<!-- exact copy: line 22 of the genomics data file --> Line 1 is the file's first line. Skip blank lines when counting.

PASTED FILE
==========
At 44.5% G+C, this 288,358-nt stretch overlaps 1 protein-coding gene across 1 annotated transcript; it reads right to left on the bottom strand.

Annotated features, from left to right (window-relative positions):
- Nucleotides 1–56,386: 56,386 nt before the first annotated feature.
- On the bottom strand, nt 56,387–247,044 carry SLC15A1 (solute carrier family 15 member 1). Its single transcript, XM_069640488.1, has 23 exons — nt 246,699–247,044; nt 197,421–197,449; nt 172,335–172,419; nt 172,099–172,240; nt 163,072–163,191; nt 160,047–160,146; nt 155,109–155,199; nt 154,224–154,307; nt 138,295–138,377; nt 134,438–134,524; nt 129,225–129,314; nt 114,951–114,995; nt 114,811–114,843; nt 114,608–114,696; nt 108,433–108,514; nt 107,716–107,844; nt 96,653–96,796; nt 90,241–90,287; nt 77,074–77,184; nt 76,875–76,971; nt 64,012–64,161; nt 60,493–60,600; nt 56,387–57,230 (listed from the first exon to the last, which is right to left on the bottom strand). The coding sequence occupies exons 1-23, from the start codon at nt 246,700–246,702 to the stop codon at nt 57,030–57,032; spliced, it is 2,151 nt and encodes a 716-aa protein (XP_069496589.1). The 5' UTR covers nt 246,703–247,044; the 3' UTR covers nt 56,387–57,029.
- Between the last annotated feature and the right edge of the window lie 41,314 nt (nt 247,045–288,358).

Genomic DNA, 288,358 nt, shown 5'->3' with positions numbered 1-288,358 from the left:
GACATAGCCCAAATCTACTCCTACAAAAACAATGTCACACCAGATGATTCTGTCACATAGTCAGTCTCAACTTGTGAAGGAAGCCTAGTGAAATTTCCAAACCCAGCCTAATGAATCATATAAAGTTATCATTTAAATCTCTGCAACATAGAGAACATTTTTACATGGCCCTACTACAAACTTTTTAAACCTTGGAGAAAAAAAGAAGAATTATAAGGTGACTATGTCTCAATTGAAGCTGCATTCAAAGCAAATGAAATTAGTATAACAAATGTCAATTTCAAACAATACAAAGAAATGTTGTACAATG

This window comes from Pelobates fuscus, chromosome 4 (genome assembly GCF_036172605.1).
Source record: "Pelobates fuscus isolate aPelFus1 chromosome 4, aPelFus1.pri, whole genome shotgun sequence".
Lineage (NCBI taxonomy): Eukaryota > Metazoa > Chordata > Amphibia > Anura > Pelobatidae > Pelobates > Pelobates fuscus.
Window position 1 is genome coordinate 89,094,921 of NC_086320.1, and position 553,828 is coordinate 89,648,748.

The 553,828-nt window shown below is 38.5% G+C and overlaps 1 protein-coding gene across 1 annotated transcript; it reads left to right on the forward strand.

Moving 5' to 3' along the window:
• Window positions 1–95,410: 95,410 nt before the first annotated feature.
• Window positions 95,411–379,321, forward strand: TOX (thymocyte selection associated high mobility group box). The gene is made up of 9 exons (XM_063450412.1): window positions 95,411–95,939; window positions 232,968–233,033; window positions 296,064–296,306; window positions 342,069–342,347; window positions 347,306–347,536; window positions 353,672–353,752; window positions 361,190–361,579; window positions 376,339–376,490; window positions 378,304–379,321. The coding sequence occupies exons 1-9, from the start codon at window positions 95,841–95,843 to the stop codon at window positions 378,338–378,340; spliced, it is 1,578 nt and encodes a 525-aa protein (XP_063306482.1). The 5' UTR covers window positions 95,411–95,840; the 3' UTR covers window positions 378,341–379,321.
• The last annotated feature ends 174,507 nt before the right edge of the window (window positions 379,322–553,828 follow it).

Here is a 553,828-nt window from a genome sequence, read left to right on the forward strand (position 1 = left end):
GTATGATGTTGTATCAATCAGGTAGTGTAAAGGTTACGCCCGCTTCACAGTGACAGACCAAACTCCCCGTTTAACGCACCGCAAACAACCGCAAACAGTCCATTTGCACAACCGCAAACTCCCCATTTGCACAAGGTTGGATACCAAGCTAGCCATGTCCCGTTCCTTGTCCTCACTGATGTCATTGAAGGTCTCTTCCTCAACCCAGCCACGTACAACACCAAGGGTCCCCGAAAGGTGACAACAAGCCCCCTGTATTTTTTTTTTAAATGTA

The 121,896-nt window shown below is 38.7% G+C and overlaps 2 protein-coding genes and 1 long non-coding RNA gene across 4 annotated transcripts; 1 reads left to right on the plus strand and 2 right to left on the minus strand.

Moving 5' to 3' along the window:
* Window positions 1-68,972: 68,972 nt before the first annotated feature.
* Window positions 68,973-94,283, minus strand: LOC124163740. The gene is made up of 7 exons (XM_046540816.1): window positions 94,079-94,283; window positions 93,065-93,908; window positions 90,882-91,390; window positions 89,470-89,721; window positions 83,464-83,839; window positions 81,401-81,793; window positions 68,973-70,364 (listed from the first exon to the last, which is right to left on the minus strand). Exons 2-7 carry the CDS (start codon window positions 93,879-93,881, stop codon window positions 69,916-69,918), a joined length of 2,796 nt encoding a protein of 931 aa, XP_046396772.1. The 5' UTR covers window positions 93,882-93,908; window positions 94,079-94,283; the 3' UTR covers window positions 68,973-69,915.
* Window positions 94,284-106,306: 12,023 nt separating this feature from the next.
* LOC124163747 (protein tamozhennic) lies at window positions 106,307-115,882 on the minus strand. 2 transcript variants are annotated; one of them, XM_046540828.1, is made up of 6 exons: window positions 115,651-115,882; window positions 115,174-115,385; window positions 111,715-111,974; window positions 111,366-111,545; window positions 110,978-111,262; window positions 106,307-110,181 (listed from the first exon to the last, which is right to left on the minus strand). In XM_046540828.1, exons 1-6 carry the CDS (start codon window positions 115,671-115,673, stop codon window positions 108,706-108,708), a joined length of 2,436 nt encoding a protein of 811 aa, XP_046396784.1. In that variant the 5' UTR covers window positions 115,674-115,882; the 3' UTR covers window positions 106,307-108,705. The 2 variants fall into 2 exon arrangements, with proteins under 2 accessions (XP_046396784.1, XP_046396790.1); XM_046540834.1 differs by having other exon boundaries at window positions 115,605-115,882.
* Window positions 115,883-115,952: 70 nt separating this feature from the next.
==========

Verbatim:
* Window positions 68,973-94,283, minus strand: LOC124163740. The gene is made up of 7 exons (XM_046540816.1): window positions 94,079-94,283; window positions 93,065-93,908; window positions 90,882-91,390; window positions 89,470-89,721; window positions 83,464-83,839; window positions 81,401-81,793; window positions 68,973-70,364 (listed from the first exon to the last, which is right to left on the minus strand). Exons 2-7 carry the CDS (start codon window positions 93,879-93,881, stop codon window positions 69,916-69,918), a joined length of 2,796 nt encoding a protein of 931 aa, XP_046396772.1. The 5' UTR covers window positions 93,882-93,908; window positions 94,079-94,283; the 3' UTR covers window positions 68,973-69,915.